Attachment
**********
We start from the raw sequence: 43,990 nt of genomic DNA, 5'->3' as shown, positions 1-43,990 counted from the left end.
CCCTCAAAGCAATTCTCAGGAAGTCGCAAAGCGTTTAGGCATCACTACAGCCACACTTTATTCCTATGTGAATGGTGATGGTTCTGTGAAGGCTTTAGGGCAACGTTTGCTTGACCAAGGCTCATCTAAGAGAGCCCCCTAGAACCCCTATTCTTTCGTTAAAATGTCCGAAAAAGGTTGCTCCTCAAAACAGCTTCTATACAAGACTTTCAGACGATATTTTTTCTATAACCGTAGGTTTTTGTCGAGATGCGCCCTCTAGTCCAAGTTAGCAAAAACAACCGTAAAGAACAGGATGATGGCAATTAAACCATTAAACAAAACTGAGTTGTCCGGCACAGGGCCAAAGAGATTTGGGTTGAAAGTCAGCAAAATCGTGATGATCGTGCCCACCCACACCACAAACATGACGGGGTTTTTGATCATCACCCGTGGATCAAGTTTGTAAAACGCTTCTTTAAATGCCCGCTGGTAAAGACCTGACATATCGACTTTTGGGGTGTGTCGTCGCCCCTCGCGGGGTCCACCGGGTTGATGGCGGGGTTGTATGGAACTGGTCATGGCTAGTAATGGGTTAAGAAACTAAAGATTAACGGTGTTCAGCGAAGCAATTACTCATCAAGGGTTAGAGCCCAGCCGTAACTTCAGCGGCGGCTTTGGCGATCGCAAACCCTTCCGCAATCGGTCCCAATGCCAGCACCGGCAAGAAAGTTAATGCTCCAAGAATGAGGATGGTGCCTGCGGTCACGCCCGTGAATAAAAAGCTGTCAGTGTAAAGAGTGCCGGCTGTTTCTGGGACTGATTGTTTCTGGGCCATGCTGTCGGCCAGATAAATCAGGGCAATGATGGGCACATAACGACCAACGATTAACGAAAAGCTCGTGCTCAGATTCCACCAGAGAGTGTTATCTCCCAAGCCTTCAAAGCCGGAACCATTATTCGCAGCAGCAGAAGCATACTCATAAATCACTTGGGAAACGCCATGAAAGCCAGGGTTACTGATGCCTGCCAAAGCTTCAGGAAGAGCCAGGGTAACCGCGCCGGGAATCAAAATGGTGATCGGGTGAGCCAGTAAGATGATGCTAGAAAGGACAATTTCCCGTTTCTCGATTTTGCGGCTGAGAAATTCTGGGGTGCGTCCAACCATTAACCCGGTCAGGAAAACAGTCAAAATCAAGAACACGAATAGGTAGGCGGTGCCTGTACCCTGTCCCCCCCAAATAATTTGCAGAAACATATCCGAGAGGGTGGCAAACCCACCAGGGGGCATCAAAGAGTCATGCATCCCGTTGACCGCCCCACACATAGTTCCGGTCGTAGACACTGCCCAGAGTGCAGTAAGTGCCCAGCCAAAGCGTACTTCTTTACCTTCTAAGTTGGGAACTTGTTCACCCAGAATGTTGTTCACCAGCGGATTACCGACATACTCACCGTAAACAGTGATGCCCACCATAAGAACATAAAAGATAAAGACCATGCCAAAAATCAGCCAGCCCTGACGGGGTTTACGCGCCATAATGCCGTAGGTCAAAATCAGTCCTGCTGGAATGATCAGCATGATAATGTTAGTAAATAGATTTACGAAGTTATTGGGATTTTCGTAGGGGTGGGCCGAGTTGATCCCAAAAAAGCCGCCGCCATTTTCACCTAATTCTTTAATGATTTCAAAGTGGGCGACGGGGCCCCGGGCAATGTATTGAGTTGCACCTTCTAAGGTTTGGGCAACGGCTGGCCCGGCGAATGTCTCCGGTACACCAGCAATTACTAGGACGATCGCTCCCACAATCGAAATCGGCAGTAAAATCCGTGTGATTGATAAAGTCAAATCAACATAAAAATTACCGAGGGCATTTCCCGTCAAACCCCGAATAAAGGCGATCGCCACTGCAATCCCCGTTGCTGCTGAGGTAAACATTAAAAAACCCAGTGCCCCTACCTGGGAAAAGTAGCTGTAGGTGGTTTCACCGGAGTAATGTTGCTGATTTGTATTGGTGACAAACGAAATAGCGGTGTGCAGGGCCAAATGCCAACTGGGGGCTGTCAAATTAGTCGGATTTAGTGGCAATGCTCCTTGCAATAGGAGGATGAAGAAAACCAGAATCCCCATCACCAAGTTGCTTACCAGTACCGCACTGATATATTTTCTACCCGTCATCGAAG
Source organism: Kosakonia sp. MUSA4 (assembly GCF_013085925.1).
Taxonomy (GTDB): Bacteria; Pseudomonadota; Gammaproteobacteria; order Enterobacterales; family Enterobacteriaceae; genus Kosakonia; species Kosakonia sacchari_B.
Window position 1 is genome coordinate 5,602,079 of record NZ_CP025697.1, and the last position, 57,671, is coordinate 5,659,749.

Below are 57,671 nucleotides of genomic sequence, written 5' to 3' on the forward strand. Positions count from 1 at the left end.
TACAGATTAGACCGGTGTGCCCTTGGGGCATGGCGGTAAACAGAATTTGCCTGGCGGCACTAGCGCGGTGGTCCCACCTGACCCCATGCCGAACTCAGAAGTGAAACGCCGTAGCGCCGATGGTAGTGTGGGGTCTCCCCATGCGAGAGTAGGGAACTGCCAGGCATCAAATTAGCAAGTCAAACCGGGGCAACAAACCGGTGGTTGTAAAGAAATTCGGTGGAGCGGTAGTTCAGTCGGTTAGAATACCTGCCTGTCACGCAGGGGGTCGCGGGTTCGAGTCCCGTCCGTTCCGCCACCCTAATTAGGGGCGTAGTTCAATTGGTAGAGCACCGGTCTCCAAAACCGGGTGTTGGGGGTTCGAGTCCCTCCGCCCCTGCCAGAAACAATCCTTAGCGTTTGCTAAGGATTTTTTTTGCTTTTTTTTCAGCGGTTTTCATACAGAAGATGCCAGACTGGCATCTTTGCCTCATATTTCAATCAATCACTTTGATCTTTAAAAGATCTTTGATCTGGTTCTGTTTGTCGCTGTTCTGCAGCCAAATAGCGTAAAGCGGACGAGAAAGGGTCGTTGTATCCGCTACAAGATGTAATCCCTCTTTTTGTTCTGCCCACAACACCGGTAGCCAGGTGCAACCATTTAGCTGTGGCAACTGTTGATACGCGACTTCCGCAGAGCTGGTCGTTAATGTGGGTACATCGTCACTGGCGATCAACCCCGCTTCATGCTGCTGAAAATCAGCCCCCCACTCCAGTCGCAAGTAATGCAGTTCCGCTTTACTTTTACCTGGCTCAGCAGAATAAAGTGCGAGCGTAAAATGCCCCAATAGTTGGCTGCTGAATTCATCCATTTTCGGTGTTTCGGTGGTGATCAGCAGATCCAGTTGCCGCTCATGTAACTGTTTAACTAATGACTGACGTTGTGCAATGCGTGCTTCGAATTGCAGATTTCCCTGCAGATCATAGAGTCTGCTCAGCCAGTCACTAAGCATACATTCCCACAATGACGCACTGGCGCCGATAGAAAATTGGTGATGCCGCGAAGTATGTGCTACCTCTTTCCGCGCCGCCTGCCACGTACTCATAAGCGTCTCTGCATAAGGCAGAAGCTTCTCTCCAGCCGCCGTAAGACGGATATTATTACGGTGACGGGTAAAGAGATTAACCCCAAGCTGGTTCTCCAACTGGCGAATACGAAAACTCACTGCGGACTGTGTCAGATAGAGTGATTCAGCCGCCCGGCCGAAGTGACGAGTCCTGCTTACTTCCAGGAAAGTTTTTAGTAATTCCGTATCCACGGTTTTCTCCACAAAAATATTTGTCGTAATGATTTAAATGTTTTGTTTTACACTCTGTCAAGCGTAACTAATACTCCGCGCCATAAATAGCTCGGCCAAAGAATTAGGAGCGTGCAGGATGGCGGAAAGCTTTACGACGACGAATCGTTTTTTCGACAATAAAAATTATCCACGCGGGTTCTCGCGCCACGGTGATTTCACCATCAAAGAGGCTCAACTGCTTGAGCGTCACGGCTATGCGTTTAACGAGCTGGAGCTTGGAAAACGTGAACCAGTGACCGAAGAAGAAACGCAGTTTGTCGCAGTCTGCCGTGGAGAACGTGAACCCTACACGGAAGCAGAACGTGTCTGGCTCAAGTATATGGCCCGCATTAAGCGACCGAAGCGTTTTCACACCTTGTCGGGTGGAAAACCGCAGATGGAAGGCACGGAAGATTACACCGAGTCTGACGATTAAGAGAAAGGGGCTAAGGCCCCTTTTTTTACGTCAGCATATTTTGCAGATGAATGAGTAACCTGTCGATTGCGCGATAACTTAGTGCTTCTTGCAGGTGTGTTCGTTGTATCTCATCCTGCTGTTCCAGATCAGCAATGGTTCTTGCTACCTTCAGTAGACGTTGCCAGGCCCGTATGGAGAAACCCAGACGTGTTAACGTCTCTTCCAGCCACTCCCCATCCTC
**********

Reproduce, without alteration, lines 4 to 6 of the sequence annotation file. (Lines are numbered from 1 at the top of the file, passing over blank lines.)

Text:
Taxonomy (GTDB): Bacteria; Pseudomonadota; Gammaproteobacteria; order Enterobacterales; family Enterobacteriaceae; genus Kosakonia; species Kosakonia sacchari_B.
Window position 1 is genome coordinate 5,602,079 of record NZ_CP025697.1, and the last position, 57,671, is coordinate 5,659,749.

Below are 57,671 nucleotides of genomic sequence, written 5' to 3' on the forward strand. Positions count from 1 at the left end.